Baby boomer retirement to transform rural Minn., demographers sayby Tom Robertson, Minnesota Public Radio
Roseau, Minn. — The Polaris manufacturing plant in Roseau employs 1,400 people who make snowmobiles and all-terrain vehicles. That makes it, by far, the largest employer in town.
Business is picking up. Polaris human resources director Brooke Coffey plans to hire another 200 workers in the next few months. That's not an easy task in far northern Minnesota.
"It's challenging in rural Minnesota whenever you have a hiring spike or a ramp-up," Coffey said. "It is very challenging to attract the number of people that you would like to get to be selective."
Filling positions at Polaris is about to become even more challenging, as 40 percent of the plant's workers are baby boomers between the ages of 47 and 65.
The oldest members of the baby boom generation turn 65 this year, and that has huge implications for Minnesota, where about 700,000 will reach retirement age in the next decade. That's almost as many as in the previous four decades combined.
State demographers say the effect on the workforce will be felt in every corner of the state.
In Roseau, Coffey projects workers at retirement age will more than double over the next five years.
That means Polaris will have to hire hundreds of new workers just to maintain current levels.
Coffey said the key to attracting so many workers in a shrinking labor force is to offer competitive wages and attractive benefits.
"It's hard to really go do much about it, but planning for it, understanding the challenge and how to meet that challenge is going to be important over the next several years," he said.
Other big employers in Roseau are expecting similar challenges. The local hospital, LifeCare Medical Center, projects the number of nurses reaching retirement age will nearly double in five years.
Hospital spokeswoman Deb Haugen said officials there already are aggressively recruiting health care workers. She said they focus especially on encouraging local high school students to consider health care careers.
"We can't let our guard down," Haugen said. "We need to continually look at that future and say 'Are we doing what we need to do to continue to be fully staffed?'"
The Roseau School District will have to get more aggressive about recruiting, too. Typically the district sees just one or two teacher retirements a year. Last year there were four. This year there are five, and Superintendent Larry Guggisberg projects that pace will continue well into this decade.
"We're going to need to replace them, and we feel that's going to be a difficult thing to do," Guggisberg said.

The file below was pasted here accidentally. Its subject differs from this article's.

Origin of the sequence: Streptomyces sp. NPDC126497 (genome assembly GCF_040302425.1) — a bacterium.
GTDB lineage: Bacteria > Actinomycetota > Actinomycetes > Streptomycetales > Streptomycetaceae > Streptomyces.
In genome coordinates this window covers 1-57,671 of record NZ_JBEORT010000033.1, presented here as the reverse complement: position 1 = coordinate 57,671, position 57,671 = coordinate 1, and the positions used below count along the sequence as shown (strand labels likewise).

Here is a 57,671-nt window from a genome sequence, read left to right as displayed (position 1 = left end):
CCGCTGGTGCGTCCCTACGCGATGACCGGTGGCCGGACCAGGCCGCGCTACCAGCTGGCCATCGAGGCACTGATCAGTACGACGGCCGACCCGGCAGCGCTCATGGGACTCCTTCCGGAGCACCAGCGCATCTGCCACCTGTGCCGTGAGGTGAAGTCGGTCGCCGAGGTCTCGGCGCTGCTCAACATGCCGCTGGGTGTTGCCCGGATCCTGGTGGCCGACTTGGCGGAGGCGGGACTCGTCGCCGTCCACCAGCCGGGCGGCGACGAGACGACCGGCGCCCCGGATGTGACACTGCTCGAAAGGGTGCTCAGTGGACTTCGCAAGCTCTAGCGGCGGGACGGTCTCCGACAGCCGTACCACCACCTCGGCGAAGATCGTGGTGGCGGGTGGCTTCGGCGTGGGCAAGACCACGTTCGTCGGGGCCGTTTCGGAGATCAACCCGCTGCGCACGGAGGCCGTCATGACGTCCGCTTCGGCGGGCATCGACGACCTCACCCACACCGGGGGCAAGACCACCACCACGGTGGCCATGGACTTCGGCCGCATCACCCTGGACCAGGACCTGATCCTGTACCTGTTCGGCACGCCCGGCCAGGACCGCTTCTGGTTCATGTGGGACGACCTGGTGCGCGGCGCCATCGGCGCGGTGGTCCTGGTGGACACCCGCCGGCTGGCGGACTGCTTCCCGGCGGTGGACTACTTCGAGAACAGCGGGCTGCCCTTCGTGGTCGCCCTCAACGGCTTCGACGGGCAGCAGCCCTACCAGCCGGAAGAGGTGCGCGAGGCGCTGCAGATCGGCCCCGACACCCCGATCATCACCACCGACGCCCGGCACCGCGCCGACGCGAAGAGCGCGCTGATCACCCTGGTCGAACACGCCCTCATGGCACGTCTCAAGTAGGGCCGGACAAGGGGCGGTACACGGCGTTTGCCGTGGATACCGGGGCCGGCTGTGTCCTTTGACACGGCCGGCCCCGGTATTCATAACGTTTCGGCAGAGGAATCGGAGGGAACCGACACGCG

Some retirement age teachers are hanging on to their jobs longer, either to maintain health care benefits or because the recession has reduced their pension payouts. But eventually there could be a shortage of teachers, especially in areas like math, science and special education.
Guggisberg said there's a positive side to the retirement trend. As boomers retire, it will save financially strapped school districts money, as senior teachers with large salaries are replaced with new hires. It's a way for districts to reduce their budgets without layoffs.
He also sees a wave of baby boomer professionals retiring in town.
"I've had my accountant for 22 years in Roseau and he says he's retiring. My doctor is retiring. My lawyer, the attorney that we use is retiring," Guggisberg said. "So the people that I've relied on, now I have to start looking for a new dynamic in my personal life."
Demographers say the loss of baby boomers from the workforce will be nothing short of transformational. The number of young people entering the workforce will decline.
By the 2020s, the state's labor force growth rate will reach record low levels. State economist Tom Stinson says that means more counties will see population declines. But he said some aging communities could see rejuvenation, as young immigrants come to Minnesota to fill jobs.
"This is not something to be feared. It's something to be aware of and to plan for," Stinson said. "And the individuals, the firms, the communities that figure out how to deal with it, they're going to be furthest along toward success in the next two decades.
Most of the increase in 65 and older population in Minnesota during this decade will occur in the Twin Cities metro area. The baby boomer retirement trend will be largely over by 2030.